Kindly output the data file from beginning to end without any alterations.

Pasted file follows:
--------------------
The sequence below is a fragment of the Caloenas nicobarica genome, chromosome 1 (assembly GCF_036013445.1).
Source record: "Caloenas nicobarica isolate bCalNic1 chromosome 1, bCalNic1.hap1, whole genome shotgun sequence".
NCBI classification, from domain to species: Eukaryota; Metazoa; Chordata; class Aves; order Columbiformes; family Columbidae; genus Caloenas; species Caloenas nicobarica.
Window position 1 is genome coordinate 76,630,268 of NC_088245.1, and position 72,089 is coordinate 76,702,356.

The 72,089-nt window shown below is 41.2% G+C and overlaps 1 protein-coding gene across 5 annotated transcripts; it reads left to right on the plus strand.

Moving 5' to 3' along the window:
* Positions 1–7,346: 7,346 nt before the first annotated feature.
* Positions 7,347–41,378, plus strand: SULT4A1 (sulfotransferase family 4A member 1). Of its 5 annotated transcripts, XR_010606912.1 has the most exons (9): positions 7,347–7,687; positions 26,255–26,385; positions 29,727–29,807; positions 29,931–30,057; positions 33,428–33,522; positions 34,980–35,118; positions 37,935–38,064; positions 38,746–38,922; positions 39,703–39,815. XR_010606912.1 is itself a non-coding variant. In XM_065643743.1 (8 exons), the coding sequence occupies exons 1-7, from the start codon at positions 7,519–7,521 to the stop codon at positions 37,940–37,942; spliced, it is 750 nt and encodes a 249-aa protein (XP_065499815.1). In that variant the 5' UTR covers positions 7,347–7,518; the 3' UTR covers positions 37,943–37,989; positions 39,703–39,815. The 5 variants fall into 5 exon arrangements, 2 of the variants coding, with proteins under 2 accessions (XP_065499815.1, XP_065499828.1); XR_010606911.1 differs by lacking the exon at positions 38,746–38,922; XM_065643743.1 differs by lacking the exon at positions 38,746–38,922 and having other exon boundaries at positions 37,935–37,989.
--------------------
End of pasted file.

The sequence below is a fragment of the Caloenas nicobarica genome, chromosome 1 (assembly GCF_036013445.1).
Source record: "Caloenas nicobarica isolate bCalNic1 chromosome 1, bCalNic1.hap1, whole genome shotgun sequence".
NCBI classification, from domain to species: Eukaryota; Metazoa; Chordata; class Aves; order Columbiformes; family Columbidae; genus Caloenas; species Caloenas nicobarica.
Window position 1 is genome coordinate 76,630,268 of NC_088245.1, and position 72,089 is coordinate 76,702,356.

The 72,089-nt window shown below is 41.2% G+C and overlaps 1 protein-coding gene across 5 annotated transcripts; it reads left to right on the plus strand.

Moving 5' to 3' along the window:
* Positions 1–7,346: 7,346 nt before the first annotated feature.
* Positions 7,347–41,378, plus strand: SULT4A1 (sulfotransferase family 4A member 1). Of its 5 annotated transcripts, XR_010606912.1 has the most exons (9): positions 7,347–7,687; positions 26,255–26,385; positions 29,727–29,807; positions 29,931–30,057; positions 33,428–33,522; positions 34,980–35,118; positions 37,935–38,064; positions 38,746–38,922; positions 39,703–39,815. XR_010606912.1 is itself a non-coding variant. In XM_065643743.1 (8 exons), the coding sequence occupies exons 1-7, from the start codon at positions 7,519–7,521 to the stop codon at positions 37,940–37,942; spliced, it is 750 nt and encodes a 249-aa protein (XP_065499815.1). In that variant the 5' UTR covers positions 7,347–7,518; the 3' UTR covers positions 37,943–37,989; positions 39,703–39,815. The 5 variants fall into 5 exon arrangements, 2 of the variants coding, with proteins under 2 accessions (XP_065499815.1, XP_065499828.1); XR_010606911.1 differs by lacking the exon at positions 38,746–38,922; XM_065643743.1 differs by lacking the exon at positions 38,746–38,922 and having other exon boundaries at positions 37,935–37,989.